On this occasion at least the police behaved sensibly and did nothing but keep an eye on things, despite what appeared to be a certain amount of jumping up and down from the ‘heritage wardens’.

I listened briefly to the wardens complaining to the police, thenspent some time talking with an officer at the corner of the square where a crossing is needed, near the statue of Churchill. It seemed the police had no worries about a few hundred people having a peaceful meeting on the grass, but did fear that there might be some who wanted to show their hatred for Churchill by desecrating his statue on the 50th anniversary of his death on 24 January 1965. Although many revere him for his inspirational leadership in the Second World War, there are others who cannot forgive his hostility to socialism and the 1926 General Strike, support for the Black and Tans in Ireland, anti-semitism and opposition to Indian independence and other policies.

The protest caused no trouble and dispersed peacefully, though by that time I was home and eating dinner. There are a few more pictures at Occupy defy GLA ban on Democracy.


Trident Rally

Tuesday, March 3rd, 2015

Photographers sometimes complain that Jeremy Corbyn always closes his eyes when speaking. Well, not all the time

After the scarf and the short march (see ) came the rally in a fairly crowded Old Palace Yard opposite Parliament, and again CND had organised things fairly well for the press, with a reasonably uncrowded area between the crowd  and the fairly low stage. It was possible to move fairly freely around – although limited by the presence of other photographers and videographers.

It is mainly videographers that cause a problem for photographers, and on this occasion one that had set up a little way back and perhaps on too low a tripod and was then objecting to any photographers standing in line closer to the stage.  I suspect my bald patch appears in some parts of his video, though I tried hard not to obstruct his view of the speakers – and he could have avoided me by zooming more tightly. Mostly I think it is people who aren’t used to working in crowded areas like this who cause such problems.

In general still photographers cooperate well with each other; most of us try hard not to get in the way of those who get there before us, and work over their shoulder or to one side. One more recent problem is with those who now use backpacks and are often just not aware when these are rudely pushing against others. Shoulder bags can get in the way, but it’s more obvious as they tend to come off your shoulder.

There is a definite advantage to being tall and able to work over the heads of others – and often press photographers will bring step ladders with them. I’ve never bothered with carrying one around, though I have sometimes thought about using a folding stool which would give me a few more inches. There are some very light ones that wouldn’t be a great burden to carry.

Heather Wakefield, Unison’s Head of Local Government, Police and Justice

On this occasion, apart from that one videographer who was something of a pain, (and perhaps he will learn from the number of photographers who walked across his video)  it was fairly easy to move around and to get in something like the right place for photographing most of the speakers.

For me there are two main aspects to finding the right place, the placement and use of the microphone and the background. There isn’t one right place, as different speakers approach the microphone differently, some almost swallowing it, and others standing back. Usually I prefer to see a face unobstructed by the microphone, or, failing that, to see clearly most or all of the mouth. And eyes are often vital. Some people stand like statues as they speak, while others move and look around. Faces differ, and an angle that works with one speaker will not for others. Taking all your pictures from the same place would in any case be rather boringly repetitive – an easy trap to fall into.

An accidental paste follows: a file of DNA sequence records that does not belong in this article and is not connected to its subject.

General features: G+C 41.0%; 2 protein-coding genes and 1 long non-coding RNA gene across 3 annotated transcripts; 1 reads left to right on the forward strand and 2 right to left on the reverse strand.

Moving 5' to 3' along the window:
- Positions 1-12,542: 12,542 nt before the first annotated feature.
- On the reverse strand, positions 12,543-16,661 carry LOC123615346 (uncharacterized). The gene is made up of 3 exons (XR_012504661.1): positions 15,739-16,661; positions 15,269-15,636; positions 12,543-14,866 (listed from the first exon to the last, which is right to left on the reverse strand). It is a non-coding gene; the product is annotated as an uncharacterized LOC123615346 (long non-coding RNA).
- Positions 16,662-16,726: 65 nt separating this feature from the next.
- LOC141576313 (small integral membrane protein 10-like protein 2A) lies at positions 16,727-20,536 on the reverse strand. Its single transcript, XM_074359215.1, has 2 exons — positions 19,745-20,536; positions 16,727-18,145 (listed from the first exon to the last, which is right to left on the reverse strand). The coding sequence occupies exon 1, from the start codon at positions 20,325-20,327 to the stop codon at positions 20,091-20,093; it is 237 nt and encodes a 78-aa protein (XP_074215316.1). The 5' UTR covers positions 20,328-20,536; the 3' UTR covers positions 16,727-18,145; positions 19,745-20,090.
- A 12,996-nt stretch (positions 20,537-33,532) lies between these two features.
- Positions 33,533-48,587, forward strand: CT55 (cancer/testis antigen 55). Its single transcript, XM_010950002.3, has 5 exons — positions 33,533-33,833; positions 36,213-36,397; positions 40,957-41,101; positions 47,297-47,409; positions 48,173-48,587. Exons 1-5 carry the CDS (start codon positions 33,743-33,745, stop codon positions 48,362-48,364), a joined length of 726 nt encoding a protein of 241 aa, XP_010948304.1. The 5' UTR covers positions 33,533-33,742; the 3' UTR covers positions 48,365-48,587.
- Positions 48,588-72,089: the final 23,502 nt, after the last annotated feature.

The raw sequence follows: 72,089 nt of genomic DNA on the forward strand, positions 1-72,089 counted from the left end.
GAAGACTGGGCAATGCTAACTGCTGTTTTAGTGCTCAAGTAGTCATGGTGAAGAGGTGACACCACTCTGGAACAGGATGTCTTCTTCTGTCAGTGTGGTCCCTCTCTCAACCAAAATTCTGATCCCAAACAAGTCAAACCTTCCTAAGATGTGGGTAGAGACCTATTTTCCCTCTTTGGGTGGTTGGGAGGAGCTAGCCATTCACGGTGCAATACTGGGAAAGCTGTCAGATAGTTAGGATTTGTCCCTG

CND veteran Bruce Kent

Backgrounds are often a problem, and this had a rather ugly roof over the stage which features in most of the images as I was working roughly from the level of the speakers feet. Mostly this is a little subdued by being out of focus, working at fairly wide apertures with fairly long lenses (mainly 100-300 mm, with the Nikon 18-105mm DX on the D800E and the Nikon 70-300 FX on the D700.) At the longer end it becomes hard to get enough depth of field on faces, and all too easy to autofocus by mistake on the microphone rather than the eyes. Sometime, when speakers make interesting gestures, you have a choice of whether the focus is on the hand or the eyes, and it’s one that the camera may make for you as you rapidly catch the moment. Some cameras have ‘face detection’ which might help – unless you want the hand sharp.

Julie Ward, Labour MEP for the North West of England

Mostly getting good images is about watching and being prepared to catch the moment. It’s only too easy to get the moment after, perhaps when the speaker’s eyes have closed or the pointing hand dropped half out of frame. Digital makes things easier by letting you know what you have taken – and this is one of the few times I actually sometimes look at the previews when I’m working – and sometimes delete images. The good thing is that most speakers repeat themselves, if not in what they say in what they do. If you fail to catch that glance up the first time you can be ready to do so later.

Lindsey German, Stop the War, waiting to speak

It’s also good to keep an eye on what else is happening on the platform. Sometimes the best pictures come before or after people speak – and on this occasion this was important for the background as well, enabling me to get away from that roof.  The picture of Lindsey German waiting to speak with a clear graphic behind her is far better than any I managed while she was speaking.

And of course the rally is more than the speakers (though pictures of well-known names are more likely to be used) but the audience may well be more interesting.

You can see some of my other attempts to photograph these and other speakers and people in the audience at CND Scrap Trident rally at Parliament.